The hunger for love is much more difficult to remove than the hunger for bread.
–Mother Teresa

Wow, who knew mama T was a budding Paleo?  Right on —

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From a photo collection by Jeremy Hughes

I stumbled across an eclectic weave of one on-line article and two video presentations this week that, all-in-all — separately and in conjunction with one another — reinforce my gut feeling that striving for the acquisition of athletic power is the way to proceed (workout-wise), if one would aspire to keep the body well steeped in a Paleo environment.  Now, presenting one’s body with a consistent  milieu of Paleo influences — especially within the confines of modern society — is, of course, one of the major challenges faced by Paleo/Evolutionary Fitness adherents.  With just a little day-to-day manipulation, though, this can — within reasonable limits — be accomplished.  And knowledge resources on this subject abound; I have a good many of them noted on my link roll.  Of what good, though, does this knowledge do us, if we can’t (or don’t — or won’t) apply it?

Enter the Paleo Workout

Let us then, for the sake of this post, narrow our focus to the proper manner of Paleo/Evolutionary Fitness-inspired physical stimulus.  Now, I might be a tad biased here (hell, let’s face it — I’m greatly biased), but I feel that American football — and rugby for that matter, too  — are pretty damn good, modern-day approximations of the ancient, hunter-gatherer life.  On the Micro level, consider how the game itself  is fractioned into multiple, varying periods (each play, for instance) of intense activity, followed by a (relatively) long period of rest.  At the Macro level, consider how games (football, at least) are spaced at roughly one-week intervals, over twenty or so weeks, out of the year.  Then off-season training enters the picture.  Now consider, as I’ve alluded to many times, that the best performers are (all else being equal — technique, game knowledge, etc.), the athletes with the better power-to-weight ratio.  Now ask yourself what attributes the prototypical “best hunter” (literally, the best equipped for survival) would have exhibited in ancient times.  All else being equal (weapon handling technique, knowledge, etc.), I’d bet my last lamb-chop on the hunter with the best power-to-weight ratio.  In my mind, this is the phenotype the body is primed (“blueprinted”, if you will) to exhibit.  And whether we like it or not, this is what evolution has wrought.  Our technology has advanced dramatically since the emergence of the flint tool; our bodies, though, have but just recently emerged from the primordial soup.  The brain, body and soul all require a different kind of “food”, so give ’em all separately what they require, and get on with things.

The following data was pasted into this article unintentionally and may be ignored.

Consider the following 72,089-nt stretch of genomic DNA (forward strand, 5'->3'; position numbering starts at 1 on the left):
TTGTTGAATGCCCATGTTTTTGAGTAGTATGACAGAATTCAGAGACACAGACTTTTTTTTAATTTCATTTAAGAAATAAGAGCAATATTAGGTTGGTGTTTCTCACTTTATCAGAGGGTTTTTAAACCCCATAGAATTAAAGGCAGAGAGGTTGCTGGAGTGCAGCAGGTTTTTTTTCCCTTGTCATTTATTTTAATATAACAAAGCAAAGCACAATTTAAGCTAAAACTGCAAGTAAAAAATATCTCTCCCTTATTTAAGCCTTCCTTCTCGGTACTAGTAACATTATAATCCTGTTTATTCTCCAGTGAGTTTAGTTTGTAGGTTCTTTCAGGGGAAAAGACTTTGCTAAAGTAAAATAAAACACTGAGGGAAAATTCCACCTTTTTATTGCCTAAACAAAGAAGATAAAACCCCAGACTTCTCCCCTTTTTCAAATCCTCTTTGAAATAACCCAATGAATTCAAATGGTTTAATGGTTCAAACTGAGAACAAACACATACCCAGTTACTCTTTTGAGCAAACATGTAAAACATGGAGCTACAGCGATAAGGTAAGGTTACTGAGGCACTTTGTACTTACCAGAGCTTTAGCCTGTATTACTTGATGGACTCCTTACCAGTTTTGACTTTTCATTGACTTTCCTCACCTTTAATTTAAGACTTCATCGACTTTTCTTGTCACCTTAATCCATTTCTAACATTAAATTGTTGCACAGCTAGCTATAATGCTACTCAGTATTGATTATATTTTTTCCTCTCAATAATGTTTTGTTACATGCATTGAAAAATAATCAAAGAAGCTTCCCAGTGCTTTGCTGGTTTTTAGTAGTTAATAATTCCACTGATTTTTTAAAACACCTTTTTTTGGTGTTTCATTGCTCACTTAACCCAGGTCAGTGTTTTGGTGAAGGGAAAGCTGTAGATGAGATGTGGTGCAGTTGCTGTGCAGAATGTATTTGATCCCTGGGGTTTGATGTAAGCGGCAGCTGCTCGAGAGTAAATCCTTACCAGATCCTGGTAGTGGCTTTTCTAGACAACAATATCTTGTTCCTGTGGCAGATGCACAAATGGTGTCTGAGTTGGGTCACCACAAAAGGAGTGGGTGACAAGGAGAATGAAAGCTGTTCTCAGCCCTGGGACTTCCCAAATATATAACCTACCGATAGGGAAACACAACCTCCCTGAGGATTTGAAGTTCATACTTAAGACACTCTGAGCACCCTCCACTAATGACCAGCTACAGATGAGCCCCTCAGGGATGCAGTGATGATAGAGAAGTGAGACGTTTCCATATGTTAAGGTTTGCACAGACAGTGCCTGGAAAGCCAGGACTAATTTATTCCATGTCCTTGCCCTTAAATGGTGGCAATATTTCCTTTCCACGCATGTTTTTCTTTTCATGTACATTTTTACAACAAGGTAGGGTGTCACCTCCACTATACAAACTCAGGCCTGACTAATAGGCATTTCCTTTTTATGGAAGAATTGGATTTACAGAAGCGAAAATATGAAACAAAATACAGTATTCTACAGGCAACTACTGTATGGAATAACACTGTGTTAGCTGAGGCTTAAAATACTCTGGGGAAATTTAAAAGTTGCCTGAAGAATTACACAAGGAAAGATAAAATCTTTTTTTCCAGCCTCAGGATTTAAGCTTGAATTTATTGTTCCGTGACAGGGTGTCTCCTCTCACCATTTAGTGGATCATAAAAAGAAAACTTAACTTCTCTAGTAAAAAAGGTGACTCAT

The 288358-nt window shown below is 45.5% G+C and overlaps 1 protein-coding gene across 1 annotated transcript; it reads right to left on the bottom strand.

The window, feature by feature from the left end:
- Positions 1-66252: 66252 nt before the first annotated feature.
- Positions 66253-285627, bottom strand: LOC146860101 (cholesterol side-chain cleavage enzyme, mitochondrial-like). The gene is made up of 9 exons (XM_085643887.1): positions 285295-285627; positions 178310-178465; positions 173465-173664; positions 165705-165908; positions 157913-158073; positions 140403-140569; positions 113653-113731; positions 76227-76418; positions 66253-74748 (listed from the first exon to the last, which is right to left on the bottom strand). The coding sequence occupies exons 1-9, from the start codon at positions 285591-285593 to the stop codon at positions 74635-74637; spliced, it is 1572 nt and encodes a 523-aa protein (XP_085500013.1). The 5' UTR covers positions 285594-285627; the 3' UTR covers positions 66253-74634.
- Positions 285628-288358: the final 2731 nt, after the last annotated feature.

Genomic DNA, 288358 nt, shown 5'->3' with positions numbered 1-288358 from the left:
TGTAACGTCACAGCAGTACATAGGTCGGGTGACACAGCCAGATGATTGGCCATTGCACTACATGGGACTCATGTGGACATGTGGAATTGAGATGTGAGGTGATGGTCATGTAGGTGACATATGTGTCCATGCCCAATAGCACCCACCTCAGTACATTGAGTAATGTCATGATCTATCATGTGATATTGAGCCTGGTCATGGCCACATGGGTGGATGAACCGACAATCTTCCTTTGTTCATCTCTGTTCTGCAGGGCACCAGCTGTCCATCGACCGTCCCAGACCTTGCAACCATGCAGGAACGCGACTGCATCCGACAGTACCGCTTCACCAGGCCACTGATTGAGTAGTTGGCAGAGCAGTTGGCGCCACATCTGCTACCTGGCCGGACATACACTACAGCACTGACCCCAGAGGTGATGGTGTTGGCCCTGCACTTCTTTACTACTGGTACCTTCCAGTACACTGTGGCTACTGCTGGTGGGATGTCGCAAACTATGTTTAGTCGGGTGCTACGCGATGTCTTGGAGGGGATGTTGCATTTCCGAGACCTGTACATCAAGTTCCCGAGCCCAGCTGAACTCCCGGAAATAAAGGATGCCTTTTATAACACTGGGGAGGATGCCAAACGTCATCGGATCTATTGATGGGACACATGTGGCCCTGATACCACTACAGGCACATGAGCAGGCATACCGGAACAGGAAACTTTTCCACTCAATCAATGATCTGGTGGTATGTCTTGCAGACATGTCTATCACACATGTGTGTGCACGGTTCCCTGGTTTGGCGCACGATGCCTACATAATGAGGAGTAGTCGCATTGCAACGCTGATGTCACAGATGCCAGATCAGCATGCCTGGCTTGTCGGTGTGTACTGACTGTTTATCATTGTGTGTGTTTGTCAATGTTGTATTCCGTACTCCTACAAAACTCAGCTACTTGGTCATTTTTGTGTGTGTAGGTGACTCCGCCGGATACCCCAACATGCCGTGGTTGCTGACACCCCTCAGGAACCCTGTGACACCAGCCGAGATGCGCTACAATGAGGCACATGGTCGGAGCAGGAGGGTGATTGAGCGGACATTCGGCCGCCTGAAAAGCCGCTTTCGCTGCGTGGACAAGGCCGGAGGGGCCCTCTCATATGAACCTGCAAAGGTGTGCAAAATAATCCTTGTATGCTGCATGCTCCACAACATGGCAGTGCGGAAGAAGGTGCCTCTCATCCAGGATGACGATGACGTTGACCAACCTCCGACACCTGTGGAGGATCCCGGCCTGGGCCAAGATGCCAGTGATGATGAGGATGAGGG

The T-Nation Article

First up is an article from the site I hate to love.  I swear, it’s as if Will Ferrell were some kind of a cosmic oracle, but that you had to suffer through one of his brain-dead films for each small spurt of pontificated wisdom.  Painful doesn’t begin to describe the experience at times.  But, I do have to give credit where credit is due — at least the editors have fine taste in the female form.   At any rate, this article by Chad Waterbury discusses some of the benefits to explosive lifting.   And although Chad doesn’t mention it, sprinting and plyos qualify for explosive “lifting” as well.